HomeMediaArticle Display

Air National Guardsman credits Historical Black University for his military preparation

Lt. Col. Byron Coward, director of inspections with the Inspector General's Office, 113th Wing, D.C. Air National Guard, stands in front of 113th Wing emblem, Joint Base Andrews, Md., Feb. 26, 2021.

Lt. Col. Byron Coward, director of inspections with the Inspector General's Office, 113th Wing, D.C. Air National Guard, stands in front of 113th Wing emblem, Joint Base Andrews, Md., Feb. 26, 2021.

WASHINGTON - Historical Black Colleges and Universities serve a huge purpose and are a source of great pride for the Black community, as well as the entire nation.

Most of these institutions of higher learning were founded during reconstruction years after the American Civil War for former Black slaves and were concentrated in the southern United States. Among the graduates of HBCUs are the U.S. Vice President Kamala Harris, civil rights leader Martin Luther King, Jr. and media mogul Oprah Winfrey.

Lt. Col. Byron Coward, director of inspections with the Inspector General's Office, 113th Wing, District of Columbia Air National Guard and HBCU graduate, reflects on how his HBCU experience started at a young age.

“My parents were teachers and Grambling alumni,” said Coward. “We lived on ‘teacher’s row’ where other teachers, who were also HBCU graduates, built their homes. They were our neighbors, church members, babysitters, teachers and coaches. We would actually carpool to football games and homecomings.”

Grambling State is located in Grambling, Louisiana, around an hour's drive from Coward’s hometown of Delhi, Louisiana.

“All three of my older brothers attended HBCUs,” said Coward. “I would sit at home and thumb through all of their yearbooks. By the time I was 10 years old, I knew the name and purpose of every building on campus. I attended football camps and summer academic programs [at Grambling] while in grade school.”

HBCUs were created following the civil war when most southern colleges and universities in the United States did not allow Blacks to attend, while institutions in other parts of the country maintained quotas to limit admissions of Blacks. HBCUs were needed to give educational opportunities to the Black community.

“I must caveat that I was fortunate to have this foundation,” said Coward. “Not everyone does. When you grow up in the South, 20 years after the civil rights era, the ‘isms’ still find a way to seep in. As a child, you are aware, but you can’t put your finger on it.”

Grambling State University stresses the value and importance of each person in the community, exemplified by their motto “Where Everybody Is Somebody.” This motto helped Coward grow as a young man.

“Looking back, the first thing to seep in was programming to give in to a sense of futility and hate for yourself, simply because of color,” said Coward. “Grambling was my counterbalance to that. When I went there as a child, I saw people who looked like me, doing amazing things,” siad Coward. “Therefore, I knew there was a place where success existed, and, in my mind, I could not get to Grambling fast enough.”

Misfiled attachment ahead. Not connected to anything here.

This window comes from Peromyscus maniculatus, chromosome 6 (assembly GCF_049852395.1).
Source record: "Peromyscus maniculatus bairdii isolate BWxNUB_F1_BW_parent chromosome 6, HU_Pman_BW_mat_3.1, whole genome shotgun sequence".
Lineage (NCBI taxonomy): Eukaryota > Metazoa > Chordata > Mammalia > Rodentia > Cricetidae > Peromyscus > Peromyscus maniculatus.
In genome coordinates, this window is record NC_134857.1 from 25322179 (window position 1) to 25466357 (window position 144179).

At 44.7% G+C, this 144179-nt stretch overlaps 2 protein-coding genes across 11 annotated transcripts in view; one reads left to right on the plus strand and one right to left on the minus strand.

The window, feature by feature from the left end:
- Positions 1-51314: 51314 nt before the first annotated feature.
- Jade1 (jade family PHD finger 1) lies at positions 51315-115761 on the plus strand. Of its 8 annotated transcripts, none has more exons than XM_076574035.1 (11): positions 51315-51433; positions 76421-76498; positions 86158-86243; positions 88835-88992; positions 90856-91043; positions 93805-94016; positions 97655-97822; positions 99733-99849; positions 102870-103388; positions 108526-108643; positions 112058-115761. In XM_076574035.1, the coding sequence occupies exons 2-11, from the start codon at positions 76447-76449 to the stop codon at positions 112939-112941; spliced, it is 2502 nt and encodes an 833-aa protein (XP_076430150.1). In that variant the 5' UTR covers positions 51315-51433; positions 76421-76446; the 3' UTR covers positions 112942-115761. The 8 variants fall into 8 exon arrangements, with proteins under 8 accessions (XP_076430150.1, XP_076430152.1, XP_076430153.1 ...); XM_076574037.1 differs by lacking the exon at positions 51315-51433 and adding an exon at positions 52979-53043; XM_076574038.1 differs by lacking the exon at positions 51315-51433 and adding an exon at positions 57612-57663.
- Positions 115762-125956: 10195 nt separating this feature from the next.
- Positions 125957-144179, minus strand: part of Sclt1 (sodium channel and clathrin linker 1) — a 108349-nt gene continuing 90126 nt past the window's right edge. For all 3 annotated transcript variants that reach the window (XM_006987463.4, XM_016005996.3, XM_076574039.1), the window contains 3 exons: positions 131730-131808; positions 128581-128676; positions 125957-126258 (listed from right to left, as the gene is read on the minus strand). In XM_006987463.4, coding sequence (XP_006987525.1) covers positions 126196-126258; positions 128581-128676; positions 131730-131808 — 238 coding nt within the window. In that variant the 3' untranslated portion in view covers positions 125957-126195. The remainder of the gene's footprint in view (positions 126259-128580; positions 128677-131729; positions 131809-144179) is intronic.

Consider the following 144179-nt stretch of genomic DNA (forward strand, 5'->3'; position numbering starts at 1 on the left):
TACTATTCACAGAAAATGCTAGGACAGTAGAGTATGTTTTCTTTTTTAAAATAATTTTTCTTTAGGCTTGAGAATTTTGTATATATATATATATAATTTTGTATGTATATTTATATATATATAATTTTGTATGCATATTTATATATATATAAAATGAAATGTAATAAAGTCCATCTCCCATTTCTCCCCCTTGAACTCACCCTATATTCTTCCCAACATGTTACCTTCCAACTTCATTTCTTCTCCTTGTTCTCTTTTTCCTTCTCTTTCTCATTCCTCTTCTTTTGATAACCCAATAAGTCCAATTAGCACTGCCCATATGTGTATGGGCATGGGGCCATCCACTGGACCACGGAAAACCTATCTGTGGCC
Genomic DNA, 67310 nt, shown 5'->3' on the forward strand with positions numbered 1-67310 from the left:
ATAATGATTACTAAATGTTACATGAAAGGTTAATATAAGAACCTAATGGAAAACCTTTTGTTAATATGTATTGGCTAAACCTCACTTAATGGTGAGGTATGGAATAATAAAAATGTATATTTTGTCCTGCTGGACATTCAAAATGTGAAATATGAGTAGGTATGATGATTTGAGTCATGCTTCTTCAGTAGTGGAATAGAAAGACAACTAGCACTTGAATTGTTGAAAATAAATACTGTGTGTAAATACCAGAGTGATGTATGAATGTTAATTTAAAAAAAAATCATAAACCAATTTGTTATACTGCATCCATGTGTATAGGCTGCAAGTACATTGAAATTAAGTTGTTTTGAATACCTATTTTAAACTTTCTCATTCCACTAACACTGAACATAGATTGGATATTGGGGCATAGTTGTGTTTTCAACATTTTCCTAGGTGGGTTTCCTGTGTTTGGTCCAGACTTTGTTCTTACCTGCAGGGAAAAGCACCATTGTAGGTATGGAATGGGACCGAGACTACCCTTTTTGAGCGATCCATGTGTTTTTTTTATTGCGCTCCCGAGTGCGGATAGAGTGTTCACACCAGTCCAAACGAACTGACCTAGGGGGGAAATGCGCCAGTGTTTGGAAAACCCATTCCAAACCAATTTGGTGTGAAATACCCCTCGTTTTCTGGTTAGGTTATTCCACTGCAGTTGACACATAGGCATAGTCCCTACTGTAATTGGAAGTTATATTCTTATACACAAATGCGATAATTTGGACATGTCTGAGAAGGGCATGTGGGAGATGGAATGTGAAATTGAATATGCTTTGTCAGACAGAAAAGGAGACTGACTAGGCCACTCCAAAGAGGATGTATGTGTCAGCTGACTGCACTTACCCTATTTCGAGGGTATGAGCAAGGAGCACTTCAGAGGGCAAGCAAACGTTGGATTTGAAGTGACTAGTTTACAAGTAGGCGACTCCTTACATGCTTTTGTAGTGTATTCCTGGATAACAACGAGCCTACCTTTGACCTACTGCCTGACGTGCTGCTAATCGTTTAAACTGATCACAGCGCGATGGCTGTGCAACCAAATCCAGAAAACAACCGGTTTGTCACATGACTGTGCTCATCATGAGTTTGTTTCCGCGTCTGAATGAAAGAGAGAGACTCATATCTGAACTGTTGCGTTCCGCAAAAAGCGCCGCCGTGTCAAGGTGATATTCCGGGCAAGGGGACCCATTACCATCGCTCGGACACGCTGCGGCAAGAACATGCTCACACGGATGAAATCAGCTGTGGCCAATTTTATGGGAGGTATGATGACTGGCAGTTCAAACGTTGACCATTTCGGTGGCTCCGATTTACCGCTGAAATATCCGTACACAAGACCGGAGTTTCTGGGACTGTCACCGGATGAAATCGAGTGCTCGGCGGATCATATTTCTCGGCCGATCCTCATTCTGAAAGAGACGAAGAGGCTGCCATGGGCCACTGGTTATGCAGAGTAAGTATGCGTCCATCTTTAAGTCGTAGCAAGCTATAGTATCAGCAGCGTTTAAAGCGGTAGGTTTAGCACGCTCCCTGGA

In the fall of 1998, Coward enrolled at Grambling State University and began to push himself as a student.

“When I became a Grambling student, I went full throttle,” said Coward. “I just didn’t want to be a number. I wanted the highest grades and to be in student leadership positions. I knew what I wanted, and I committed to being the best at it. Grambling was my university, and I would be Grambling.”

Coward had to make some decisions, as most college students do, on what was best for his future. After deciding against joining the football team, Coward decided to join the Air Force Reserves Officers’ Training Corps.

“As much as I loved playing football and considered walking on, I found something more exciting with a more realistic end goal: prepare, graduate and get out into the global war fight as a professional airman,” said Coward. “More importantly, I wanted to be the best person my family, all those folks on ‘teachers row,’ and my professors knew coming from their institution.”

Grambling Air Force ROTC taught Coward valuable lessons on how to plan, improvise and make do with whatever they had.

“Grambling, like most HBCUs, gives you what you need and not what you think you want. That’s a life lesson, and, in perspective, you are grateful for the blessings you have,” said Coward. “Just like in the military, you may not have enough people, funding or equipment, but you still have to complete the mission.”

Grambling University prepared Coward for success in his various military occupations. When he was a logistics officer, he organized the first deployment and distribution flight. Now, as the director of inspections, he is organizing a readiness exercise.

“I didn’t do any of these things by myself. The DCNG, soldiers and airmen, guided, assisted me; I was just the one responsible and had to lead,” said Coward. “My dean at Grambling told us, ‘We stand tall on the shoulders of giants.’ Now it’s my time to be a giant that someone can stand tall on and prepare them to embrace the challenges.”

Contact Us

ANG Public Affairs does not act as an operator service. They do not have the capability to redirect incoming calls to other offices. Please contact the base operator for these services. For a RECRUITER click HERE.

Base Operator 301-981-1110

ANG Public Affairs
3500 Fetchet Avenue
Joint Base Andrews, MD 20762
(240) 612-9494

NGB Press Desk
703-601-6767